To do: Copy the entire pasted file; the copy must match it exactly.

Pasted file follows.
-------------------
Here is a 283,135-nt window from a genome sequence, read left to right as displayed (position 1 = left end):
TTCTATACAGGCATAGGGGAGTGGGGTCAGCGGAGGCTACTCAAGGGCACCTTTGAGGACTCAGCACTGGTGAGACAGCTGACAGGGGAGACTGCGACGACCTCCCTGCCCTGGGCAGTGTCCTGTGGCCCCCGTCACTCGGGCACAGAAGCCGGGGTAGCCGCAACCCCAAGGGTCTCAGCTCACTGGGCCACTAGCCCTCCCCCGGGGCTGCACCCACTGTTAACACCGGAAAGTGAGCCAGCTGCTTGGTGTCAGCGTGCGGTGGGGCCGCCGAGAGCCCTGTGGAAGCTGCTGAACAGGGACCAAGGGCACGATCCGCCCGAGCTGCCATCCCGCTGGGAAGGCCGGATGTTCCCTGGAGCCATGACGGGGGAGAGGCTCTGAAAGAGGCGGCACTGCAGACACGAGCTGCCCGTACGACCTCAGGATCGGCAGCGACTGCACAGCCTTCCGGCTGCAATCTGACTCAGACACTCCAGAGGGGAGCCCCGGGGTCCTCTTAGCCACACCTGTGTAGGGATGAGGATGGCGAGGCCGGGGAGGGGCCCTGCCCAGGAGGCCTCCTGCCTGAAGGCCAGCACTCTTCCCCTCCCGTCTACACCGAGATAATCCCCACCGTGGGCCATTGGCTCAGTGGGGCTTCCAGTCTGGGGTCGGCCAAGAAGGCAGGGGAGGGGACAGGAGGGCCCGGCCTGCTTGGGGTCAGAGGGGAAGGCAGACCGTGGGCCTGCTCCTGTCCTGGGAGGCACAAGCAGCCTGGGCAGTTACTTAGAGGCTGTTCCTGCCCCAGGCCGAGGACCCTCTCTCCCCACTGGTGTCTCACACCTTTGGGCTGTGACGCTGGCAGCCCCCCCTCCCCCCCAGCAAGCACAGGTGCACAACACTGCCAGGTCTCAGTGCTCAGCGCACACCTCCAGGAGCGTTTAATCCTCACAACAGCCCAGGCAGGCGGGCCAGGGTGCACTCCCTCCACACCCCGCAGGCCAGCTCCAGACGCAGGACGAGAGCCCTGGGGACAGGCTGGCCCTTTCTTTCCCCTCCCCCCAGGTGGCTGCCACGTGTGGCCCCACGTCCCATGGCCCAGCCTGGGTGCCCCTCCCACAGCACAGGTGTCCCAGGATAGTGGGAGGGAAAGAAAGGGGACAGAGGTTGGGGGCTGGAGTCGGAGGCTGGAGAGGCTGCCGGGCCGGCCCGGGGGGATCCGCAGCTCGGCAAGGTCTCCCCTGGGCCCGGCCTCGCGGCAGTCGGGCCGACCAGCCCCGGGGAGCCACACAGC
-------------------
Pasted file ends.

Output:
Here is a 283,135-nt window from a genome sequence, read left to right as displayed (position 1 = left end):
TTCTATACAGGCATAGGGGAGTGGGGTCAGCGGAGGCTACTCAAGGGCACCTTTGAGGACTCAGCACTGGTGAGACAGCTGACAGGGGAGACTGCGACGACCTCCCTGCCCTGGGCAGTGTCCTGTGGCCCCCGTCACTCGGGCACAGAAGCCGGGGTAGCCGCAACCCCAAGGGTCTCAGCTCACTGGGCCACTAGCCCTCCCCCGGGGCTGCACCCACTGTTAACACCGGAAAGTGAGCCAGCTGCTTGGTGTCAGCGTGCGGTGGGGCCGCCGAGAGCCCTGTGGAAGCTGCTGAACAGGGACCAAGGGCACGATCCGCCCGAGCTGCCATCCCGCTGGGAAGGCCGGATGTTCCCTGGAGCCATGACGGGGGAGAGGCTCTGAAAGAGGCGGCACTGCAGACACGAGCTGCCCGTACGACCTCAGGATCGGCAGCGACTGCACAGCCTTCCGGCTGCAATCTGACTCAGACACTCCAGAGGGGAGCCCCGGGGTCCTCTTAGCCACACCTGTGTAGGGATGAGGATGGCGAGGCCGGGGAGGGGCCCTGCCCAGGAGGCCTCCTGCCTGAAGGCCAGCACTCTTCCCCTCCCGTCTACACCGAGATAATCCCCACCGTGGGCCATTGGCTCAGTGGGGCTTCCAGTCTGGGGTCGGCCAAGAAGGCAGGGGAGGGGACAGGAGGGCCCGGCCTGCTTGGGGTCAGAGGGGAAGGCAGACCGTGGGCCTGCTCCTGTCCTGGGAGGCACAAGCAGCCTGGGCAGTTACTTAGAGGCTGTTCCTGCCCCAGGCCGAGGACCCTCTCTCCCCACTGGTGTCTCACACCTTTGGGCTGTGACGCTGGCAGCCCCCCCTCCCCCCCAGCAAGCACAGGTGCACAACACTGCCAGGTCTCAGTGCTCAGCGCACACCTCCAGGAGCGTTTAATCCTCACAACAGCCCAGGCAGGCGGGCCAGGGTGCACTCCCTCCACACCCCGCAGGCCAGCTCCAGACGCAGGACGAGAGCCCTGGGGACAGGCTGGCCCTTTCTTTCCCCTCCCCCCAGGTGGCTGCCACGTGTGGCCCCACGTCCCATGGCCCAGCCTGGGTGCCCCTCCCACAGCACAGGTGTCCCAGGATAGTGGGAGGGAAAGAAAGGGGACAGAGGTTGGGGGCTGGAGTCGGAGGCTGGAGAGGCTGCCGGGCCGGCCCGGGGGGATCCGCAGCTCGGCAAGGTCTCCCCTGGGCCCGGCCTCGCGGCAGTCGGGCCGACCAGCCCCGGGGAGCCACACAGC